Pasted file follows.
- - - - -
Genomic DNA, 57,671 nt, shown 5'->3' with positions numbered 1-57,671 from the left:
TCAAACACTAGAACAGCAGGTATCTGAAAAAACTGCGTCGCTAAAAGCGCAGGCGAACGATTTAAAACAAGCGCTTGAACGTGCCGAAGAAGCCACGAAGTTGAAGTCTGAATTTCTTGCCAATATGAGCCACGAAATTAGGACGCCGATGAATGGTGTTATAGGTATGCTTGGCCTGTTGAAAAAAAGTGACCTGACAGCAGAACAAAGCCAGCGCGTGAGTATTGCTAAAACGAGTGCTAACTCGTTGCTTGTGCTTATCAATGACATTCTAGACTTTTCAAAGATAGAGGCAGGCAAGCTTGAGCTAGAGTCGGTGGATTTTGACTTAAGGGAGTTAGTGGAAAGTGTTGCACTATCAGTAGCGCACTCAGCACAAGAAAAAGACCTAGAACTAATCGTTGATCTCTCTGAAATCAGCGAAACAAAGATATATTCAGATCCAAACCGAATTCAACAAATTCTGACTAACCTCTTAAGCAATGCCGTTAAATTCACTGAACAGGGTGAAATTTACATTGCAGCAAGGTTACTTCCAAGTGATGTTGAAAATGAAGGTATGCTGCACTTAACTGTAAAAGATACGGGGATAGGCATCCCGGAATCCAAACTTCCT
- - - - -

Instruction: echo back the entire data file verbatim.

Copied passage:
Genomic DNA, 57,671 nt, shown 5'->3' with positions numbered 1-57,671 from the left:
TCAAACACTAGAACAGCAGGTATCTGAAAAAACTGCGTCGCTAAAAGCGCAGGCGAACGATTTAAAACAAGCGCTTGAACGTGCCGAAGAAGCCACGAAGTTGAAGTCTGAATTTCTTGCCAATATGAGCCACGAAATTAGGACGCCGATGAATGGTGTTATAGGTATGCTTGGCCTGTTGAAAAAAAGTGACCTGACAGCAGAACAAAGCCAGCGCGTGAGTATTGCTAAAACGAGTGCTAACTCGTTGCTTGTGCTTATCAATGACATTCTAGACTTTTCAAAGATAGAGGCAGGCAAGCTTGAGCTAGAGTCGGTGGATTTTGACTTAAGGGAGTTAGTGGAAAGTGTTGCACTATCAGTAGCGCACTCAGCACAAGAAAAAGACCTAGAACTAATCGTTGATCTCTCTGAAATCAGCGAAACAAAGATATATTCAGATCCAAACCGAATTCAACAAATTCTGACTAACCTCTTAAGCAATGCCGTTAAATTCACTGAACAGGGTGAAATTTACATTGCAGCAAGGTTACTTCCAAGTGATGTTGAAAATGAAGGTATGCTGCACTTAACTGTAAAAGATACGGGGATAGGCATCCCGGAATCCAAACTTCCT